What is forced? And why the container??ReplyDelete
Looks delish, Mal. Rhubarb rhubarb is what actors say when they've to make conversation in the background of a scene, hence rhubarb rhubarb rhubarb = gibberishReplyDelete
I sing 'rhubarb and custard' when trying to join in with Danish Christmas carols - it seems to suffice.ReplyDelete
I have moved my rhubarb this year so will probably not even be picking any, let alone forcing. I couldn't bring myself to pay £3 for four stalks in the supermarket yesterday, and that was on special offer!
We had such a big patch of rhubarb when I was a kid and my mother hardly ever did anything with it. A pie once in a while. But I would give a lot to be able to grow a patch here.ReplyDelete
We've had our first rhubarb but we don't force ours - do you find it weakens the plant?ReplyDelete
I know in the rhubarb forcing sheds near to us they use 2-3 year old roots that have never been harvested and say that the forcing process results in the death of the plant.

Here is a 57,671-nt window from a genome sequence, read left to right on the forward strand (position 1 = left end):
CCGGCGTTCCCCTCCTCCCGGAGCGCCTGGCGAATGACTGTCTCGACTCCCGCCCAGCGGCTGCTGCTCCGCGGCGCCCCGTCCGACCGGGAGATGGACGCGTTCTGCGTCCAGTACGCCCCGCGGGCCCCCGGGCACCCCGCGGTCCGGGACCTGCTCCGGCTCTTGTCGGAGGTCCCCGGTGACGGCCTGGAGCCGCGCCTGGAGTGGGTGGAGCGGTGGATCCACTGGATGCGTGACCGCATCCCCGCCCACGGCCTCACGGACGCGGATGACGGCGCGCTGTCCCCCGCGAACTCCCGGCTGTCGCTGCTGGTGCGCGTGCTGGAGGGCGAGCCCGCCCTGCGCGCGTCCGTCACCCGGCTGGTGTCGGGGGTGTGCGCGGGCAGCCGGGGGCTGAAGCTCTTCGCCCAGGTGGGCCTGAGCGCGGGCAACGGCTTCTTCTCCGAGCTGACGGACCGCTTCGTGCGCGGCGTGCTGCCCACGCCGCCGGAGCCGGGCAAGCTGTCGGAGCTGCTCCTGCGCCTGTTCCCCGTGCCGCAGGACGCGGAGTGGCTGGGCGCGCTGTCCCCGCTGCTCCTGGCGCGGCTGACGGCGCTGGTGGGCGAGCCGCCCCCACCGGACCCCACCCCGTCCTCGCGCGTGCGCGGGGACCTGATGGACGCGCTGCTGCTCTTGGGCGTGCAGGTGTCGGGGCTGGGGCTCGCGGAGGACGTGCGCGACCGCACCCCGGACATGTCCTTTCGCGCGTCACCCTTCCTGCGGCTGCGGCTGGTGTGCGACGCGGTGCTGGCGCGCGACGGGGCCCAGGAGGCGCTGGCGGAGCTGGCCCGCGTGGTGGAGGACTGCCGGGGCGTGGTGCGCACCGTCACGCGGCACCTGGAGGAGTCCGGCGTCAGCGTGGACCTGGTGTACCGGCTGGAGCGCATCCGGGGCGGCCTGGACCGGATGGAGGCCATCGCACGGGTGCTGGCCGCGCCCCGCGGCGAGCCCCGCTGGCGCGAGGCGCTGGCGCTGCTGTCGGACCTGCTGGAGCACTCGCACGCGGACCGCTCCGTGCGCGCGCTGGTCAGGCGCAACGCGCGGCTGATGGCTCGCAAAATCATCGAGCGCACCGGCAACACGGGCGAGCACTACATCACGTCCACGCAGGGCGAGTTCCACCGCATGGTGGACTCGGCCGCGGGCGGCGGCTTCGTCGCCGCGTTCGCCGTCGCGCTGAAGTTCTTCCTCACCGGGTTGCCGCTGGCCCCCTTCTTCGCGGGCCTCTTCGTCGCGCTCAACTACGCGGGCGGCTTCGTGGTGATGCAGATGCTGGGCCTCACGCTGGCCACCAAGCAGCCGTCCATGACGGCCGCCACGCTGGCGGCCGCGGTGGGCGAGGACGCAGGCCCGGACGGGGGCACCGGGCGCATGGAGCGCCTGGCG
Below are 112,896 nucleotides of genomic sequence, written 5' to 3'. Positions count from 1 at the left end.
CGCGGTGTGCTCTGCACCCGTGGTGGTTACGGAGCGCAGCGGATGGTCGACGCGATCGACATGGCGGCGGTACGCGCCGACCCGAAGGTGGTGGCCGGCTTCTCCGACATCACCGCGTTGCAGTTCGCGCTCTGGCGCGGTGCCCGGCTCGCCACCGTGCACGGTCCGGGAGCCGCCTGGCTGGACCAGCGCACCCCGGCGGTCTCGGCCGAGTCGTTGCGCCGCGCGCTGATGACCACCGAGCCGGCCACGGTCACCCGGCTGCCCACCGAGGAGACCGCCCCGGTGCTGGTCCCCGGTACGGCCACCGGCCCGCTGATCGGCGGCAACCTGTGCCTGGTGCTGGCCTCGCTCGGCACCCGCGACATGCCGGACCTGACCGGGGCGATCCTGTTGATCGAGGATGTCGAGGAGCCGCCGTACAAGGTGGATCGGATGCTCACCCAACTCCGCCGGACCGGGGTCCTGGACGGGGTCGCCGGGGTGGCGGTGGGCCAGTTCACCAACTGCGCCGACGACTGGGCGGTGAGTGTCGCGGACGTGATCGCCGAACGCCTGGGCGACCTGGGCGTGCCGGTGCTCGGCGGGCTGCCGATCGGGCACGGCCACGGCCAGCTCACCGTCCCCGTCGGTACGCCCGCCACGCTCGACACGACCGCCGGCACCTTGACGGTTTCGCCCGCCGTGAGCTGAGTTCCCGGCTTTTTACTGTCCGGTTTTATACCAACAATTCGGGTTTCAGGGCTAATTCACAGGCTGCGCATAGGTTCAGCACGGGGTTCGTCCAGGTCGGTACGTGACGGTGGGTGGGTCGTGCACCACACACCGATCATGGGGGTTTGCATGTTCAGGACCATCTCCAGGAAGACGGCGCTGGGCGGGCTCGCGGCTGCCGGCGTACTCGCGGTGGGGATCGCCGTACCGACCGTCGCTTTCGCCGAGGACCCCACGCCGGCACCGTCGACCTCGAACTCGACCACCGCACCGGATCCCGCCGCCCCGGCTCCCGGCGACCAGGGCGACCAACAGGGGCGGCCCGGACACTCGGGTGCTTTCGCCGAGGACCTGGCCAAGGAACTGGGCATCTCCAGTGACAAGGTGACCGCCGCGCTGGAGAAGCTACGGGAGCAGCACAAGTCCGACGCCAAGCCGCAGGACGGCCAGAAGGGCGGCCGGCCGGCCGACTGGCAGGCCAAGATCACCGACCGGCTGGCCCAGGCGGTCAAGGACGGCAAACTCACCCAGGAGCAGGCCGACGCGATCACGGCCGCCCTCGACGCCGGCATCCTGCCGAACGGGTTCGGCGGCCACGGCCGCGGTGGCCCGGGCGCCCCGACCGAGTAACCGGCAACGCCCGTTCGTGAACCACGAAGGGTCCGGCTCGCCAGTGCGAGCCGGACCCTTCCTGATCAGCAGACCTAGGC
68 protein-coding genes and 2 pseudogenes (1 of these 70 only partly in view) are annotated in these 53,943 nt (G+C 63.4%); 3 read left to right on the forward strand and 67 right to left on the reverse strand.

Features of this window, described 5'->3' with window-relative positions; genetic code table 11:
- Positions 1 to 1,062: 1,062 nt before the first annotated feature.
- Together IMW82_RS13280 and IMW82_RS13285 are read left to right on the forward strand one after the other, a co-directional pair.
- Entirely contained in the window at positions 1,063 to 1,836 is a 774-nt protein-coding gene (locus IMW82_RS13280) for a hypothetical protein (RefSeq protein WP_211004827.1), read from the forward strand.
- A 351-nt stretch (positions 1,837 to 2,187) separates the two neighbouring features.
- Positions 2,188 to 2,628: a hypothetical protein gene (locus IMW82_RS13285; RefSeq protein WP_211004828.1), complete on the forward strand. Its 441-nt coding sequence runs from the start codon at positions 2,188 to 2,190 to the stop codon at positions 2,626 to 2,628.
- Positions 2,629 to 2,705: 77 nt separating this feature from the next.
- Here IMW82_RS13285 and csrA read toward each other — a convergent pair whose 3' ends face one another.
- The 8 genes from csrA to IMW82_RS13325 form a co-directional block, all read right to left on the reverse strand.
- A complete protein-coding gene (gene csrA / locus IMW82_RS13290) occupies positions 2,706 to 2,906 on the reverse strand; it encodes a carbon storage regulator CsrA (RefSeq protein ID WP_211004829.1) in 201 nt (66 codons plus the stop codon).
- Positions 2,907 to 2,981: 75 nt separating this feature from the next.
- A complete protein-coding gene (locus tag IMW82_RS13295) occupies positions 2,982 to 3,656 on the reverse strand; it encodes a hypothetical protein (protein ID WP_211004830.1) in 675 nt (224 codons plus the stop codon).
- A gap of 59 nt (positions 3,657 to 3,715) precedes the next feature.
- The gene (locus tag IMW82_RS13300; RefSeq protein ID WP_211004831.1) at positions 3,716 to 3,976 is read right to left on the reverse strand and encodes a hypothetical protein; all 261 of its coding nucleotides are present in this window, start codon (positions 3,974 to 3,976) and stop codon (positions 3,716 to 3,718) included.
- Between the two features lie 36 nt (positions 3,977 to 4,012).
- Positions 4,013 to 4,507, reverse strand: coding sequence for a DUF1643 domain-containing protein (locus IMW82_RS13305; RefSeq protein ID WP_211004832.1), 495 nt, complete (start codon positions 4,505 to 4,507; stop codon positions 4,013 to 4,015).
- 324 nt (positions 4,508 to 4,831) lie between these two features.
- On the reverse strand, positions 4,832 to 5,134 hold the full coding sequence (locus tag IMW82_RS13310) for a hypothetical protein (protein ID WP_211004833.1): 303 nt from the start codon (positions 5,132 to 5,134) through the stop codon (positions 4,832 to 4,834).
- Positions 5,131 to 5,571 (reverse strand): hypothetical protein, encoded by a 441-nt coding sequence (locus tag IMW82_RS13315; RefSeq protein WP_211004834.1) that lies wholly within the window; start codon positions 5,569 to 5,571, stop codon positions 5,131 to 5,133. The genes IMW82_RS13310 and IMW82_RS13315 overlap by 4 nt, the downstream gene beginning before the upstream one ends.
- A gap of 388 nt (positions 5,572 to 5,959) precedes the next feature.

What do you do with your rhubarb? Over here i have pretty much only eaten it in pie, lots of sugar and often with strawberries. As a kid we'd go out in the back yard with a small baggie of sugar and pick a stalk to dip in it. That is pretty much the only way i ever eaten it.ReplyDelete
We had our first rhubarb - forced and 'normal' - this week, the second lot just now in a crumble. Strangely the forced rhubarb wasn't really ready any earlier than the normal stuff, although I could do with a bigger pot to put over it now!ReplyDelete
Just proves it's best to stick with what works for you. Decent crop as well.ReplyDelete
Really nice photos Mal...I love the sun shining on the yellow leaves. I didn't know they made plastic forcers, only having seen the clay ones which look very fine indeed but likely expensive. Forcing is not something we usually see over here in Nova Scotia re the rhubarb, but I have always wanted to try it. Is it really sweeter...didn't know that. Almost to beautiful to eat really, but I would...pretty darn fast))). Really enjoyed (and learned) you posting on this.ReplyDelete